“The structure is an experiment in 3D printing using locally harvested salt from the San Francisco Bay to produce a large-scale, lightweight, additive manufactured structures,” said Ronald Rael and Virginia San Fratello of additive manufacturing startup Emerging Objects.
They explained that 500,000 tonnes of sea salt are harvested each year in the San Francisco Bay Area using power from the sun and wind. “The salt is harvested from 109-year-old salt crystallisation ponds in Redwood City,” they said. “These ponds are the final stop in a five-year salt-making process that involves moving bay water through a series of evaporation ponds. In these ponds the highly saline water completes evaporation, leaving 8-12 inches of solid crystallised salt that is then harvested for industrial use.”
In addition to being a renewable resource, the salt is inexpensive compared to commercially available printing materials and creates strong lightweight components.
They claim that their pavilion is the first to be printed from salt but draws on traditional techniques for building with the material. “No one has ever 3D-printed a building out of salt,” Rael told Dezeen. “However, there is a long tradition of architecture constructed of salt blocks, particularly in the Middle East and in desert environments.”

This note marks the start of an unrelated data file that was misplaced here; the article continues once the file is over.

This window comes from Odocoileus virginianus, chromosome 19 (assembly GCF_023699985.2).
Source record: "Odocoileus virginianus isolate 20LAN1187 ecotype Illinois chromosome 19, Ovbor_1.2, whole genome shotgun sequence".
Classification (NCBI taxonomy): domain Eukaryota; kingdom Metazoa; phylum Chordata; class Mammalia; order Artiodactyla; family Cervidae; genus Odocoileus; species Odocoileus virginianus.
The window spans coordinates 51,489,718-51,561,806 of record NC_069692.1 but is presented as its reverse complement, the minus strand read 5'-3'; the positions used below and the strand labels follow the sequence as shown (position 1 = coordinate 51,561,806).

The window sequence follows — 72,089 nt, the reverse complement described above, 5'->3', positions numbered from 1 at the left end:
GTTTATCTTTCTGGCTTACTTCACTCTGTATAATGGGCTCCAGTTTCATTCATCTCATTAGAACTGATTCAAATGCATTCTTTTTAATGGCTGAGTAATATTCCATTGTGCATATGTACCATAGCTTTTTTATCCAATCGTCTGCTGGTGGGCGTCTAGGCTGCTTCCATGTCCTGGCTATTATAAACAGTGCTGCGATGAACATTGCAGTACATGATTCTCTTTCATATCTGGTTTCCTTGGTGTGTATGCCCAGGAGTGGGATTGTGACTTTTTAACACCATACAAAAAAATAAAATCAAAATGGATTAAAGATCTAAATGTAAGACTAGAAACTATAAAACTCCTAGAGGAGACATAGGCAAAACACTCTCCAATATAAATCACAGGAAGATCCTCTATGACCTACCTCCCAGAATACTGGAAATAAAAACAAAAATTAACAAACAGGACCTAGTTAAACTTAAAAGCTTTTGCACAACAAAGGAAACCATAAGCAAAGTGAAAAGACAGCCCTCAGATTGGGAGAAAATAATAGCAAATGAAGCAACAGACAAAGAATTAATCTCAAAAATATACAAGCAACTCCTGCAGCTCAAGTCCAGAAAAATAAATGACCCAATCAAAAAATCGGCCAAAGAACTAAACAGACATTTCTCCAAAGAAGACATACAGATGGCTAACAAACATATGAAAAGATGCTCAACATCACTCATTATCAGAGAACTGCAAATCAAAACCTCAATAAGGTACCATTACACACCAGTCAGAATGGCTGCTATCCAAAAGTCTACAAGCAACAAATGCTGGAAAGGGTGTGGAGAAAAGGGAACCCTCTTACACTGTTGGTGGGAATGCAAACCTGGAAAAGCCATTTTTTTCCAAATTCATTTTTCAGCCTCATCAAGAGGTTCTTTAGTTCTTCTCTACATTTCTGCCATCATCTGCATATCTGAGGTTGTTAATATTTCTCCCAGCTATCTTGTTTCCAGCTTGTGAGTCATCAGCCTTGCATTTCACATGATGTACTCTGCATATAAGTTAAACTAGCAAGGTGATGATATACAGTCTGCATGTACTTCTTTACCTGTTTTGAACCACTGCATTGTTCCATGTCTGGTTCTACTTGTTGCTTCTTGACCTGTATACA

The 336 unique translucent panels of the Saltygloo structure were made in a powder-based 3D printing process where a layer of salt is applied then fixed in place selectively with a binding agent, before the next layer of salt is deposited and the process is repeated.
The panels were then connected together to form a rigid shell, further supported with lightweight aluminium rods flexed in tension.
“Each panel recalls the crystalline form of salt and is randomly rotated and aggregated to create a larger structure where all tiles in the structure are unique,” explained the designers.
…Rael and San Fratello are professors of architecture and design at the University of California Berkeley and San Jose State University. They founded Emerging Objects six months ago to focus on printing architecture from a diverse set of materials, largely renewable or sources from industrial waste, including some they have developed themselves.
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